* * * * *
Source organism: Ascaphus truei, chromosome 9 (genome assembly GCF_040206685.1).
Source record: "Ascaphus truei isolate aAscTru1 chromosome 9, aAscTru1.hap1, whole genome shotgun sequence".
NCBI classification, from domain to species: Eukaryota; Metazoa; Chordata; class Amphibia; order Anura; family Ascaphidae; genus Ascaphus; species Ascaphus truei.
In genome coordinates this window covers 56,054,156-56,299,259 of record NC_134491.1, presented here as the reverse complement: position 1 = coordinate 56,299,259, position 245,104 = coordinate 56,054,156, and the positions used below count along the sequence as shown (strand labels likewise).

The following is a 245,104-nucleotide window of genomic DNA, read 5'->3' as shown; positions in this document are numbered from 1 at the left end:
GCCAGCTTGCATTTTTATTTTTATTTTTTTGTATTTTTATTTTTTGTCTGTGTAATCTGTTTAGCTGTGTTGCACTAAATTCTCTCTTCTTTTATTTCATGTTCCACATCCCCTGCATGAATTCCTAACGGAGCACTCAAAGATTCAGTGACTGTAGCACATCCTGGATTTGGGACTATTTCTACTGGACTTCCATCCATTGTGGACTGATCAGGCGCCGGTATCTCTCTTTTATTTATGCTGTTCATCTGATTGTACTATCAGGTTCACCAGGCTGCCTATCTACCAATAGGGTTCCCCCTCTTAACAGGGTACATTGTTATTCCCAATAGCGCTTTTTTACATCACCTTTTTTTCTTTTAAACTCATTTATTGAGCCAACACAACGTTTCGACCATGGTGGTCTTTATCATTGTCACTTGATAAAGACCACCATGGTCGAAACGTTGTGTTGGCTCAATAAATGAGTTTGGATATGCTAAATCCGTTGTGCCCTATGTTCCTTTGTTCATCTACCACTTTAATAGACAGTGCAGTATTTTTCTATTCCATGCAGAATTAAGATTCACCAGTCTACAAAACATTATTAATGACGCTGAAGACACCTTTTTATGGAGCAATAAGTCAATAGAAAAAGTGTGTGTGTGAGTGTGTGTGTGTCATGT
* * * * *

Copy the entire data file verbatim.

Source organism: Ascaphus truei, chromosome 9 (genome assembly GCF_040206685.1).
Source record: "Ascaphus truei isolate aAscTru1 chromosome 9, aAscTru1.hap1, whole genome shotgun sequence".
NCBI classification, from domain to species: Eukaryota; Metazoa; Chordata; class Amphibia; order Anura; family Ascaphidae; genus Ascaphus; species Ascaphus truei.
In genome coordinates this window covers 56,054,156-56,299,259 of record NC_134491.1, presented here as the reverse complement: position 1 = coordinate 56,299,259, position 245,104 = coordinate 56,054,156, and the positions used below count along the sequence as shown (strand labels likewise).

The following is a 245,104-nucleotide window of genomic DNA, read 5'->3' as shown; positions in this document are numbered from 1 at the left end:
GCCAGCTTGCATTTTTATTTTTATTTTTTTGTATTTTTATTTTTTGTCTGTGTAATCTGTTTAGCTGTGTTGCACTAAATTCTCTCTTCTTTTATTTCATGTTCCACATCCCCTGCATGAATTCCTAACGGAGCACTCAAAGATTCAGTGACTGTAGCACATCCTGGATTTGGGACTATTTCTACTGGACTTCCATCCATTGTGGACTGATCAGGCGCCGGTATCTCTCTTTTATTTATGCTGTTCATCTGATTGTACTATCAGGTTCACCAGGCTGCCTATCTACCAATAGGGTTCCCCCTCTTAACAGGGTACATTGTTATTCCCAATAGCGCTTTTTTACATCACCTTTTTTTCTTTTAAACTCATTTATTGAGCCAACACAACGTTTCGACCATGGTGGTCTTTATCATTGTCACTTGATAAAGACCACCATGGTCGAAACGTTGTGTTGGCTCAATAAATGAGTTTGGATATGCTAAATCCGTTGTGCCCTATGTTCCTTTGTTCATCTACCACTTTAATAGACAGTGCAGTATTTTTCTATTCCATGCAGAATTAAGATTCACCAGTCTACAAAACATTATTAATGACGCTGAAGACACCTTTTTATGGAGCAATAAGTCAATAGAAAAAGTGTGTGTGTGAGTGTGTGTGTGTCATGT